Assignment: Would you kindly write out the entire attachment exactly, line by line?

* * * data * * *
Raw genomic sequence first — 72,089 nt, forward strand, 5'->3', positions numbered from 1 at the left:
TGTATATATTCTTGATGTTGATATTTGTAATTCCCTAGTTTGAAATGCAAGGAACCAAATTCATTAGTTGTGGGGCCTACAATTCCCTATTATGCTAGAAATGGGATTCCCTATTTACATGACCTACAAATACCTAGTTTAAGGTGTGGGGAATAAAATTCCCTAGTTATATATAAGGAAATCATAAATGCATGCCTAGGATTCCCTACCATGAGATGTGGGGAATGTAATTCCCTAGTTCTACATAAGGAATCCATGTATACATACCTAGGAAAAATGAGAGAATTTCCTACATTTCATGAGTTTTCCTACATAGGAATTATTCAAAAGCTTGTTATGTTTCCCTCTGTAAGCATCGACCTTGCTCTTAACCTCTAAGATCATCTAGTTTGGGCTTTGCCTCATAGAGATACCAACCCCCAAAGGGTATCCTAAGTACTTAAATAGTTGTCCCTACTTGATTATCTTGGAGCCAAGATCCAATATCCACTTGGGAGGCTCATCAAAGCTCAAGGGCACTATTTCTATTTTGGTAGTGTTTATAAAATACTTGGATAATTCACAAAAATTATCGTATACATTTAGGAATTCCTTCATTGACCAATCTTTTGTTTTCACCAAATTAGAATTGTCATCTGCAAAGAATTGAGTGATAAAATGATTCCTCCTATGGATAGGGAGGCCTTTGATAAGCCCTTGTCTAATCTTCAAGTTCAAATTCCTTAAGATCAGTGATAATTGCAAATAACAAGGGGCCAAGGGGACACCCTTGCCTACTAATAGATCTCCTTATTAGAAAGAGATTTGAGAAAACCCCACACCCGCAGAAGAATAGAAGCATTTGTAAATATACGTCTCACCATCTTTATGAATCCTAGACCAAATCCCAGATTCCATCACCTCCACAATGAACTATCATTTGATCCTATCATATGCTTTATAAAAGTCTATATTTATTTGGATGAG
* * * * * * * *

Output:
Raw genomic sequence first — 72,089 nt, forward strand, 5'->3', positions numbered from 1 at the left:
TGTATATATTCTTGATGTTGATATTTGTAATTCCCTAGTTTGAAATGCAAGGAACCAAATTCATTAGTTGTGGGGCCTACAATTCCCTATTATGCTAGAAATGGGATTCCCTATTTACATGACCTACAAATACCTAGTTTAAGGTGTGGGGAATAAAATTCCCTAGTTATATATAAGGAAATCATAAATGCATGCCTAGGATTCCCTACCATGAGATGTGGGGAATGTAATTCCCTAGTTCTACATAAGGAATCCATGTATACATACCTAGGAAAAATGAGAGAATTTCCTACATTTCATGAGTTTTCCTACATAGGAATTATTCAAAAGCTTGTTATGTTTCCCTCTGTAAGCATCGACCTTGCTCTTAACCTCTAAGATCATCTAGTTTGGGCTTTGCCTCATAGAGATACCAACCCCCAAAGGGTATCCTAAGTACTTAAATAGTTGTCCCTACTTGATTATCTTGGAGCCAAGATCCAATATCCACTTGGGAGGCTCATCAAAGCTCAAGGGCACTATTTCTATTTTGGTAGTGTTTATAAAATACTTGGATAATTCACAAAAATTATCGTATACATTTAGGAATTCCTTCATTGACCAATCTTTTGTTTTCACCAAATTAGAATTGTCATCTGCAAAGAATTGAGTGATAAAATGATTCCTCCTATGGATAGGGAGGCCTTTGATAAGCCCTTGTCTAATCTTCAAGTTCAAATTCCTTAAGATCAGTGATAATTGCAAATAACAAGGGGCCAAGGGGACACCCTTGCCTACTAATAGATCTCCTTATTAGAAAGAGATTTGAGAAAACCCCACACCCGCAGAAGAATAGAAGCATTTGTAAATATACGTCTCACCATCTTTATGAATCCTAGACCAAATCCCAGATTCCATCACCTCCACAATGAACTATCATTTGATCCTATCATATGCTTTATAAAAGTCTATATTTATTTGGATGAG